We made our way through the narrow cloisters and came to a strip of restaurants, stopping out the front of Kingsley’s favourite Pizzeria. I noticed the honeysuckle vines growing around the door, its tubular flowers dripping their sweet essence in a late autumn bloom. We sat down outside in the sun and enjoyed a real Italian Pizza lunch, as the proprietor was from the South of Italy. As we ate, I wondered how many people had walked these ancient streets. The streets were so narrow that the restaurant's tables were placed right at the edge of the cobblestone road. It was a road actually in use and while we ate, and a car approached, I almost felt like we would have to get up and move the table, but each time the car passed within centimetres of my Mum and Dad's seats, so you might say, everything was well calculated here. It was not as if the cars were speeding, but it was indeed a new experience of alfresco dining.  

I began to think about the dogs again and this city and how I imagined them exploring every nook and cranny of its ancient walls. I felt that they too were free like us as a family, and they had chosen to live their lives as a great adventurous journey, very similar to ours. As we walked through the rest of the citadel, we began exploring the individual craft shops that lined the streets and in each one, we discovered a unique and exquisite piece of art made by the talented craftsmen of Arcos. We concluded our tour by making our way to the city’s lookout from where we could see the rolling green farmlands of Andalusia.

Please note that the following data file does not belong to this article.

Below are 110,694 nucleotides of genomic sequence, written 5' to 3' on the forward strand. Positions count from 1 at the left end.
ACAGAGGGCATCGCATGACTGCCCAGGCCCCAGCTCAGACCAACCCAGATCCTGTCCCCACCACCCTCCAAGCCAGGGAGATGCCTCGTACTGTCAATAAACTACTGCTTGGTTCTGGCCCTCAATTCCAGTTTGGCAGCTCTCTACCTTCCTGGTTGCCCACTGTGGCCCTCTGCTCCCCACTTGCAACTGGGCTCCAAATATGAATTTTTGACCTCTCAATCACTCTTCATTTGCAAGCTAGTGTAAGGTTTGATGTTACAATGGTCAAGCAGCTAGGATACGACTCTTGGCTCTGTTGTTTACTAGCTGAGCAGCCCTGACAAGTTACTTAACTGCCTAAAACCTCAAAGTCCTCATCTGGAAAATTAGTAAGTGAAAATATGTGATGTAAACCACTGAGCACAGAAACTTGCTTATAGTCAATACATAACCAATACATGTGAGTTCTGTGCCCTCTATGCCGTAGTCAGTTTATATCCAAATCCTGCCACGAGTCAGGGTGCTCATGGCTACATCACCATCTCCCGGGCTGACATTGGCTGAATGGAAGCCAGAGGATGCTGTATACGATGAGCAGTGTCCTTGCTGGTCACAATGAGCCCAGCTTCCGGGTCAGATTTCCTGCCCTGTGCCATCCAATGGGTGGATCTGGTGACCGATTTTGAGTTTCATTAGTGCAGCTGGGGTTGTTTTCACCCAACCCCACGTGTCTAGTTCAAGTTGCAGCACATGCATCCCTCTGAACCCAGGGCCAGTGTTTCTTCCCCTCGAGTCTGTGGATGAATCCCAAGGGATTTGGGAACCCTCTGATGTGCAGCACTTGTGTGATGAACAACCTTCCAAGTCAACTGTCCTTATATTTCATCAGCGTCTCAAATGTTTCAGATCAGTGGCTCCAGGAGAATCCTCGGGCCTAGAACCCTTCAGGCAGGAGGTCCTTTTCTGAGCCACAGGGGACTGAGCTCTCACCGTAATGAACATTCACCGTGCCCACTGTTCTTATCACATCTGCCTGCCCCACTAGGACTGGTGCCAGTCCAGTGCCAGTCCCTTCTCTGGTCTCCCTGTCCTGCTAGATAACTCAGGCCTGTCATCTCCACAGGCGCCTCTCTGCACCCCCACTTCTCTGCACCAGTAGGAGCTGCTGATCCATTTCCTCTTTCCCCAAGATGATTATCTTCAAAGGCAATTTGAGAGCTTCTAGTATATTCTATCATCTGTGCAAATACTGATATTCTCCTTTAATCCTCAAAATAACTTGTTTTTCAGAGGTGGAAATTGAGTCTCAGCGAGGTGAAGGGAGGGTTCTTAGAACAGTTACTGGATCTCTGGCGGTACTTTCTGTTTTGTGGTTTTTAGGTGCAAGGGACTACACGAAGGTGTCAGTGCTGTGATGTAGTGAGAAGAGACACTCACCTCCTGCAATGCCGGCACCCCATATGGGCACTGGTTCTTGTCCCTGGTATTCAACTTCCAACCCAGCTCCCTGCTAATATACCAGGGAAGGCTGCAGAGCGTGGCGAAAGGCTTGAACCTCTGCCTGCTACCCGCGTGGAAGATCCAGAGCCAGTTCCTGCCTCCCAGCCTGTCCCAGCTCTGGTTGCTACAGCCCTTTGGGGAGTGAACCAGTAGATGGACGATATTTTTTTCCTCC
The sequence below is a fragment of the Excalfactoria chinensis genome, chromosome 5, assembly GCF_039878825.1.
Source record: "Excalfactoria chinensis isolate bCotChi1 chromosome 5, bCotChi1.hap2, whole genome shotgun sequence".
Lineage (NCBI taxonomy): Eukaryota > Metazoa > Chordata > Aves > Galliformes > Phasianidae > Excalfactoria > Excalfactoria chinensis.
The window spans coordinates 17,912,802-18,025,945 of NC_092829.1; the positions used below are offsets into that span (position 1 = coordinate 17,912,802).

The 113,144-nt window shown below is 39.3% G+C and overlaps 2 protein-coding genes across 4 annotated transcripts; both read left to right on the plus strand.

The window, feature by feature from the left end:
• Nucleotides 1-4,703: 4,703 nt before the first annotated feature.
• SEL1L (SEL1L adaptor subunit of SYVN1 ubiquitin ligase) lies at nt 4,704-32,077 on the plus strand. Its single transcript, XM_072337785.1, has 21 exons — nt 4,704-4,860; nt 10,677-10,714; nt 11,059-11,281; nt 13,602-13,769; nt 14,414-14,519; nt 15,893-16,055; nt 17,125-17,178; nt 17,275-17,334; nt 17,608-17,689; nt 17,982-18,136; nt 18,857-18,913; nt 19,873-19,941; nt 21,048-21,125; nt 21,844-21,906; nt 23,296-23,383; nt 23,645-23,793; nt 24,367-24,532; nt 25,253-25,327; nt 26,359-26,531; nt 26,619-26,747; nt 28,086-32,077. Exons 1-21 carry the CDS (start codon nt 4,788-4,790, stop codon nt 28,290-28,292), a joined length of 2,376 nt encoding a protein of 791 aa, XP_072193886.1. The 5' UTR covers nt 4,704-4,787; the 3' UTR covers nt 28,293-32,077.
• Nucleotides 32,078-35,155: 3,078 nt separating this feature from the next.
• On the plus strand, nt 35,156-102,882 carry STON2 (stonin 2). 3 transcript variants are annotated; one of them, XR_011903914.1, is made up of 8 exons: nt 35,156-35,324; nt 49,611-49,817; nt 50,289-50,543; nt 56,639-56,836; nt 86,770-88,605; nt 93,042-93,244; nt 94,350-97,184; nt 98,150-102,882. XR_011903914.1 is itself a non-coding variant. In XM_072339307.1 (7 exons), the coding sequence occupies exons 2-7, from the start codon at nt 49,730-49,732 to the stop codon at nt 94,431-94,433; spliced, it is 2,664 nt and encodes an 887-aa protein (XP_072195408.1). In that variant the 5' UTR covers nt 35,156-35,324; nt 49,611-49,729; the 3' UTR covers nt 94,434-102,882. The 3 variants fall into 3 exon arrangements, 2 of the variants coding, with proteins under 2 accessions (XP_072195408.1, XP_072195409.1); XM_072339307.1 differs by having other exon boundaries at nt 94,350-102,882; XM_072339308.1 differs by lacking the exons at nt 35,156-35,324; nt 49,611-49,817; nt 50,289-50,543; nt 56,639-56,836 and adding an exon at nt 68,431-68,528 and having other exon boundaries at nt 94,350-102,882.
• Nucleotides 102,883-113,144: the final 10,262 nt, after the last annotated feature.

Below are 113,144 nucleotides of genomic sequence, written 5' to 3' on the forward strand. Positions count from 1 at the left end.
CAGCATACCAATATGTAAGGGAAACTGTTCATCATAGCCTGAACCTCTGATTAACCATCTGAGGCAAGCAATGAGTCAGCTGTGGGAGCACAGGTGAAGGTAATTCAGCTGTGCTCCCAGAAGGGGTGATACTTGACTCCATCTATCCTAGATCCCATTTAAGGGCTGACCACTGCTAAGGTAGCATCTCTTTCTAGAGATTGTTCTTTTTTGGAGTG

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“A most wonderful story full of spirit & adventure...

with a splash of gnostic elements…

a thinking person’s tale...

a dash of fantasy, heroism, suspense…and love.... 

a startling achievement from a new voice in the world of storytelling.”


KINGSLEY L. DENNIS, Author